• By From Detroit on August 15, 2017

    I've been practicing Tae Kwon Do for 2 years now, and I have been very interested in learning about the history. This book was affordable, and fairly highly rated, so I figured "why not?" Overall, I found it to be a fascinating read! Mr. Gillis walks you through General Choi Hong Hi's journey of creating the martial art. Not much description is given to techniques, forms or the mechanical differences between the different styles. This book focuses on the political and ethical turmoil the martial art suffered from the time of its inception, to present, with healthy doses of espionage, subterfuge and corruption. I highly recommend the read to anyone who's interested in learning the history of Tae Kwon Do, and to those who may enjoy reading about military history, as WW2, Korea and Vietnam all had significant impacts on the development of Tae Kwon Do.

  • By Sam Shelton on January 23, 2017

    A great book. It clarified a lot for me, and opened my eyes to much more. I've studied Tae Kwon Do since 1971 and this allowed me to piece together some confusing history facts I'd been taught over the years. I realize Gillis researched much of the information in his book through interviews so there is probably some minor inaccuracy because it's second hand information, but I found this tremendously enlightening and I recommend it to anyone who has any interest in the history and development of Tae Kwon Do. Every black belt from a Korean discipline should read this!

  • By Dennis R. Callanan on December 19, 2016

    The author is an ideal combination of investigative journalist and martial arts expert (5th degree black belt in Tae Kwon Do). The book is an extremely well-researched history of Tae Kwon Do: 499 footnotes, 3 pages of listed interviews, and a 5-page bibliography. In addition to the origins of Tae Kwon Do, its development and growth in the Korean War, and its spread throughout Asia and then the rest of the world after the Korean War,the book explores the history and psychology of the two men who would struggle for the growth and future of Tae Kwon Do. Choi Hong Hi and Kim Un Yong dominate the book just as they struggled to control and dominate the future of Tae Kwon Do. The book is an admirable combination of history and psychological studies, richly spiced with historical incidents that sometimes read like a spy novel or a thriller or a script for a Bruce Lee movie, occasionally peppered with a few of the author's own personal feelings and experiences.I had the great good fortune to have studied under GrandMaster Nam Tae Hi who “was also a founder.” (page 46) I studied under him for seven years in Chicago, had dinner with him and his other black belts, spent time in his house, and my first wife was baby-sitter to his third son. As well as I knew him, there were things I didn’t know until I read Alex Gillis’ book, which I highly recommend.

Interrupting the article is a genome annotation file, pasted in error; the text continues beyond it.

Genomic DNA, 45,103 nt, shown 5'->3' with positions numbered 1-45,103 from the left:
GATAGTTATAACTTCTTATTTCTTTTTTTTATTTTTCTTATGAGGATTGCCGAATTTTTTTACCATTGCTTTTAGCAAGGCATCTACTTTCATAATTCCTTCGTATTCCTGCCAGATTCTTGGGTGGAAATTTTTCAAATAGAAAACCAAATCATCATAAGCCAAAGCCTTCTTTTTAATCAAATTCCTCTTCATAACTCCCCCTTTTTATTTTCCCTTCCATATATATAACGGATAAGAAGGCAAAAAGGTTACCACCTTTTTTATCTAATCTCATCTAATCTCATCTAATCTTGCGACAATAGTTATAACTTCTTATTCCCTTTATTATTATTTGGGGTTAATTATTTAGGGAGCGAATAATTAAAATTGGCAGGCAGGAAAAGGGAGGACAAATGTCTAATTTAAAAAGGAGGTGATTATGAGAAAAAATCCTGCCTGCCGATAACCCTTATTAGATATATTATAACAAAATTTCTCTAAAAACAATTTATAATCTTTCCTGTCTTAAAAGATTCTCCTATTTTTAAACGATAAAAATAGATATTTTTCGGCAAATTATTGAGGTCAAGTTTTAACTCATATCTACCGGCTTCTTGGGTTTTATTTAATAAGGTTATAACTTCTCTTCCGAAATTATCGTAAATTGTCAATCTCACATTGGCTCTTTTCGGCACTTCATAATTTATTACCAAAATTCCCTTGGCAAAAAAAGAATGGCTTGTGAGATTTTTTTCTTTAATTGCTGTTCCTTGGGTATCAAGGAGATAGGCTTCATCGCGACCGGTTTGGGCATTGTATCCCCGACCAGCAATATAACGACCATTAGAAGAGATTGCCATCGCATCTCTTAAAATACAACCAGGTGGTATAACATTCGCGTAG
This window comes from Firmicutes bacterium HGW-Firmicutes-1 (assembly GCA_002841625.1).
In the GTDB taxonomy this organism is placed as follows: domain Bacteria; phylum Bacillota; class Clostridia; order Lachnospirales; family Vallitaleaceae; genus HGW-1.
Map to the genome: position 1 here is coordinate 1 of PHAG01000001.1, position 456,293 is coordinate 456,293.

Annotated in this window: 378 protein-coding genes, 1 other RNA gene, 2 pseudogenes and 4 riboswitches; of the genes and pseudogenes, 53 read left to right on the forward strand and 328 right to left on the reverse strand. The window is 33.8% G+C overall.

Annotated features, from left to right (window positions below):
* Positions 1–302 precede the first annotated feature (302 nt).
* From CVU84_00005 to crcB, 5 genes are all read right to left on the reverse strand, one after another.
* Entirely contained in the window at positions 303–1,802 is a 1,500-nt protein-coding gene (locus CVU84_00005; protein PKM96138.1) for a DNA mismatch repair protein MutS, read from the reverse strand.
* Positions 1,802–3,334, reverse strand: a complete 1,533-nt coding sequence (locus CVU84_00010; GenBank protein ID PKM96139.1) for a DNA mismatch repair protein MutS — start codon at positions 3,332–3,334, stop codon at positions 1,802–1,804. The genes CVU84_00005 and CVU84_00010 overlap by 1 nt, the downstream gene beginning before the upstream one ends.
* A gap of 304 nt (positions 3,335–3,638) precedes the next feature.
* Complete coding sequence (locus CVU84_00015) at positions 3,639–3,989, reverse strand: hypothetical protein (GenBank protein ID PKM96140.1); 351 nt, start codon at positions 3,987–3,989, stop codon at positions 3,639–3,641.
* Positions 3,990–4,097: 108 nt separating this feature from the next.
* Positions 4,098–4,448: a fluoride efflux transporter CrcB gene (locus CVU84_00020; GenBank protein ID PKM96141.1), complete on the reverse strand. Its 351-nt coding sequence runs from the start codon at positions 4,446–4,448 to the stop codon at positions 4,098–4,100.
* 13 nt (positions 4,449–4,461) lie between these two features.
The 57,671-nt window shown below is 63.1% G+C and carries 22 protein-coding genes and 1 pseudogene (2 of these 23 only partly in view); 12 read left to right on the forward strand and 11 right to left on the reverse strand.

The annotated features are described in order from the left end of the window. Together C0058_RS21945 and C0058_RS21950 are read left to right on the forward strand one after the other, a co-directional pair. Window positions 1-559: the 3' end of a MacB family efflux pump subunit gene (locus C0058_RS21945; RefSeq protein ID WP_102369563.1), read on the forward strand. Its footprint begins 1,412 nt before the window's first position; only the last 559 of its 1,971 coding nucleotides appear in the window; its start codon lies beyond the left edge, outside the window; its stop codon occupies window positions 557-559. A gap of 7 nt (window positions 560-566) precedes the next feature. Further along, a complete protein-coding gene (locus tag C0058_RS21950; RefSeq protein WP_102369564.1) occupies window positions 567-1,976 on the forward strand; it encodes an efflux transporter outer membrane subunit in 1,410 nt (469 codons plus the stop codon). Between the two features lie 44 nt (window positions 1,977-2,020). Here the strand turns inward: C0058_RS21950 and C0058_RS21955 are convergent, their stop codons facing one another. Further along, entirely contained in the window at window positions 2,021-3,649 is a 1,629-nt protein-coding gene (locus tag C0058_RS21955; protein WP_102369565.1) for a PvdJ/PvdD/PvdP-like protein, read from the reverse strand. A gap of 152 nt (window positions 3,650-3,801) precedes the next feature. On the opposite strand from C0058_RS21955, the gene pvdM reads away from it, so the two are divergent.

• By Marty on February 7, 2017

    Reads like a movie but how much of it is true?The same can be said of any historiical account of Taekwondo , it is widely known that the history of Taekwondo has been embellished by organizations, as is pointed out in this book. Some shocking claims are made in a killing art a must for any TKD student. WTF indeed!

  • By Daniel Glanz Sr on July 12, 2017

    Obviously I do not know if all the allegations in the book are true. In particular, alleged connections between tae known do practioners and the South Korean CIA are serious and disturbing if true. Never the less, the history is fascinating.

  • By Juan D. Rodriguez on May 20, 2017

    This is the true story of one of the worlds popular martial arts. Even if you don't practice the art, you will get a good story out of it.

  • By Guest on December 16, 2017

    Probably one of the best books I've ever read. A myth busting tale that makes you more excited to learn taekwondo than before. A story of reminiscient of Korea's great men and tragic heroes.